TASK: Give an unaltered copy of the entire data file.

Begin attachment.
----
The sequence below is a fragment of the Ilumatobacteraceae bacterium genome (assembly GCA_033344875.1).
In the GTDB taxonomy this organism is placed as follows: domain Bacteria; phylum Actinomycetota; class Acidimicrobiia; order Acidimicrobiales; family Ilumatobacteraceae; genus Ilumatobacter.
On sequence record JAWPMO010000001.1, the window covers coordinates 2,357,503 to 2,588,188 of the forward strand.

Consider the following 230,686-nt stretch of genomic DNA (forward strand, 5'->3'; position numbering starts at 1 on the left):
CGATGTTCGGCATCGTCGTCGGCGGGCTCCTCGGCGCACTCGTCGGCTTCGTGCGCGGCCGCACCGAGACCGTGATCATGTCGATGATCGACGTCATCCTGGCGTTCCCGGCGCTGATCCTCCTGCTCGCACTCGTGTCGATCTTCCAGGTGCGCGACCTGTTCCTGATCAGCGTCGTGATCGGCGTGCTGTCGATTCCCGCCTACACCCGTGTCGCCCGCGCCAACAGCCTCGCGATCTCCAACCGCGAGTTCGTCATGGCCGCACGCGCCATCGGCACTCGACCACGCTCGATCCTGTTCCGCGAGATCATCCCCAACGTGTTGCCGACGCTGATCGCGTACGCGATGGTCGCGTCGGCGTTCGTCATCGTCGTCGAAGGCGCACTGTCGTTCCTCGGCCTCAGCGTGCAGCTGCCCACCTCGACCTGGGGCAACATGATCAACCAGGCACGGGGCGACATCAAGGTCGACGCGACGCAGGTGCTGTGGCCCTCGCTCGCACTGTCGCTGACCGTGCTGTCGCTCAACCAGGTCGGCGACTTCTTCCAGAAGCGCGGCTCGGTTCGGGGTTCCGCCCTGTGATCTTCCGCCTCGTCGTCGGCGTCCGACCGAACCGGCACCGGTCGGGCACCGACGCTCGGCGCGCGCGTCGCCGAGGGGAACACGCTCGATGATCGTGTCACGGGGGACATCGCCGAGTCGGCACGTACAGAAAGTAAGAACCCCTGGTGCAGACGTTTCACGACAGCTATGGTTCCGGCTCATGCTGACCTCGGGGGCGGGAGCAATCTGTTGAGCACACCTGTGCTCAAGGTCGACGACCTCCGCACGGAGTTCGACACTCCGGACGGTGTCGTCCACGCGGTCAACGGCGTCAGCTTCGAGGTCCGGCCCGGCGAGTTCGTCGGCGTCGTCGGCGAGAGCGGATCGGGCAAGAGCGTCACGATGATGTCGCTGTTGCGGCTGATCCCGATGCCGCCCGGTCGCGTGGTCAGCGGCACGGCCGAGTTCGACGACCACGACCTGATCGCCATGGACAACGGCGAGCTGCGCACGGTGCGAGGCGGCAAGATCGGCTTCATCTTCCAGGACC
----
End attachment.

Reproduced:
The sequence below is a fragment of the Ilumatobacteraceae bacterium genome (assembly GCA_033344875.1).
In the GTDB taxonomy this organism is placed as follows: domain Bacteria; phylum Actinomycetota; class Acidimicrobiia; order Acidimicrobiales; family Ilumatobacteraceae; genus Ilumatobacter.
On sequence record JAWPMO010000001.1, the window covers coordinates 2,357,503 to 2,588,188 of the forward strand.

Consider the following 230,686-nt stretch of genomic DNA (forward strand, 5'->3'; position numbering starts at 1 on the left):
CGATGTTCGGCATCGTCGTCGGCGGGCTCCTCGGCGCACTCGTCGGCTTCGTGCGCGGCCGCACCGAGACCGTGATCATGTCGATGATCGACGTCATCCTGGCGTTCCCGGCGCTGATCCTCCTGCTCGCACTCGTGTCGATCTTCCAGGTGCGCGACCTGTTCCTGATCAGCGTCGTGATCGGCGTGCTGTCGATTCCCGCCTACACCCGTGTCGCCCGCGCCAACAGCCTCGCGATCTCCAACCGCGAGTTCGTCATGGCCGCACGCGCCATCGGCACTCGACCACGCTCGATCCTGTTCCGCGAGATCATCCCCAACGTGTTGCCGACGCTGATCGCGTACGCGATGGTCGCGTCGGCGTTCGTCATCGTCGTCGAAGGCGCACTGTCGTTCCTCGGCCTCAGCGTGCAGCTGCCCACCTCGACCTGGGGCAACATGATCAACCAGGCACGGGGCGACATCAAGGTCGACGCGACGCAGGTGCTGTGGCCCTCGCTCGCACTGTCGCTGACCGTGCTGTCGCTCAACCAGGTCGGCGACTTCTTCCAGAAGCGCGGCTCGGTTCGGGGTTCCGCCCTGTGATCTTCCGCCTCGTCGTCGGCGTCCGACCGAACCGGCACCGGTCGGGCACCGACGCTCGGCGCGCGCGTCGCCGAGGGGAACACGCTCGATGATCGTGTCACGGGGGACATCGCCGAGTCGGCACGTACAGAAAGTAAGAACCCCTGGTGCAGACGTTTCACGACAGCTATGGTTCCGGCTCATGCTGACCTCGGGGGCGGGAGCAATCTGTTGAGCACACCTGTGCTCAAGGTCGACGACCTCCGCACGGAGTTCGACACTCCGGACGGTGTCGTCCACGCGGTCAACGGCGTCAGCTTCGAGGTCCGGCCCGGCGAGTTCGTCGGCGTCGTCGGCGAGAGCGGATCGGGCAAGAGCGTCACGATGATGTCGCTGTTGCGGCTGATCCCGATGCCGCCCGGTCGCGTGGTCAGCGGCACGGCCGAGTTCGACGACCACGACCTGATCGCCATGGACAACGGCGAGCTGCGCACGGTGCGAGGCGGCAAGATCGGCTTCATCTTCCAGGACC